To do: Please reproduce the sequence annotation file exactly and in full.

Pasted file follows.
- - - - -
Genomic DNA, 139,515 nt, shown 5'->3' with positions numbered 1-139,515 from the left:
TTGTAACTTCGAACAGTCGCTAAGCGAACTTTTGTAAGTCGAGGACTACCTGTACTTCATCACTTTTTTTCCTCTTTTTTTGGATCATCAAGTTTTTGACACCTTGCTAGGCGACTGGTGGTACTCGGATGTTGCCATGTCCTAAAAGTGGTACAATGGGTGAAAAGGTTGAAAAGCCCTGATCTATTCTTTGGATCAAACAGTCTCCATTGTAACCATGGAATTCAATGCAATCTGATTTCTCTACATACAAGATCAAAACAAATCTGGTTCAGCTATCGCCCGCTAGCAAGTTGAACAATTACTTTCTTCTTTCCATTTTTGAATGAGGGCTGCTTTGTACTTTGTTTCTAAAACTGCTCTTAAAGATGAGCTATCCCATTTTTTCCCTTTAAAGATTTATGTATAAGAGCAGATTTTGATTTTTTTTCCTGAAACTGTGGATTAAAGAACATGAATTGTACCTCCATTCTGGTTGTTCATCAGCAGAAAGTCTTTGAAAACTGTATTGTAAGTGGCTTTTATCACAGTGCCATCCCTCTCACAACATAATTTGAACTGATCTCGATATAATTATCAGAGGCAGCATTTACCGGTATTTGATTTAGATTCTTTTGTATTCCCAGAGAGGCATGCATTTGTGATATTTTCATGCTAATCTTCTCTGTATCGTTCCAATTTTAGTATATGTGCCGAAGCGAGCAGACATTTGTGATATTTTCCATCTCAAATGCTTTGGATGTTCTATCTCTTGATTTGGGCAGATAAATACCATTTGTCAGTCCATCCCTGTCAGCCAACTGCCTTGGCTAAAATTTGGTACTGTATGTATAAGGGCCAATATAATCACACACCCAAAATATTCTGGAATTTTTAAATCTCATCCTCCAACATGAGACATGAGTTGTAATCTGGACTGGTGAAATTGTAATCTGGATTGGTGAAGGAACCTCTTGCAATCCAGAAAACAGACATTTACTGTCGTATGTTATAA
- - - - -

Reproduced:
Genomic DNA, 139,515 nt, shown 5'->3' with positions numbered 1-139,515 from the left:
TTGTAACTTCGAACAGTCGCTAAGCGAACTTTTGTAAGTCGAGGACTACCTGTACTTCATCACTTTTTTTCCTCTTTTTTTGGATCATCAAGTTTTTGACACCTTGCTAGGCGACTGGTGGTACTCGGATGTTGCCATGTCCTAAAAGTGGTACAATGGGTGAAAAGGTTGAAAAGCCCTGATCTATTCTTTGGATCAAACAGTCTCCATTGTAACCATGGAATTCAATGCAATCTGATTTCTCTACATACAAGATCAAAACAAATCTGGTTCAGCTATCGCCCGCTAGCAAGTTGAACAATTACTTTCTTCTTTCCATTTTTGAATGAGGGCTGCTTTGTACTTTGTTTCTAAAACTGCTCTTAAAGATGAGCTATCCCATTTTTTCCCTTTAAAGATTTATGTATAAGAGCAGATTTTGATTTTTTTTCCTGAAACTGTGGATTAAAGAACATGAATTGTACCTCCATTCTGGTTGTTCATCAGCAGAAAGTCTTTGAAAACTGTATTGTAAGTGGCTTTTATCACAGTGCCATCCCTCTCACAACATAATTTGAACTGATCTCGATATAATTATCAGAGGCAGCATTTACCGGTATTTGATTTAGATTCTTTTGTATTCCCAGAGAGGCATGCATTTGTGATATTTTCATGCTAATCTTCTCTGTATCGTTCCAATTTTAGTATATGTGCCGAAGCGAGCAGACATTTGTGATATTTTCCATCTCAAATGCTTTGGATGTTCTATCTCTTGATTTGGGCAGATAAATACCATTTGTCAGTCCATCCCTGTCAGCCAACTGCCTTGGCTAAAATTTGGTACTGTATGTATAAGGGCCAATATAATCACACACCCAAAATATTCTGGAATTTTTAAATCTCATCCTCCAACATGAGACATGAGTTGTAATCTGGACTGGTGAAATTGTAATCTGGATTGGTGAAGGAACCTCTTGCAATCCAGAAAACAGACATTTACTGTCGTATGTTATAA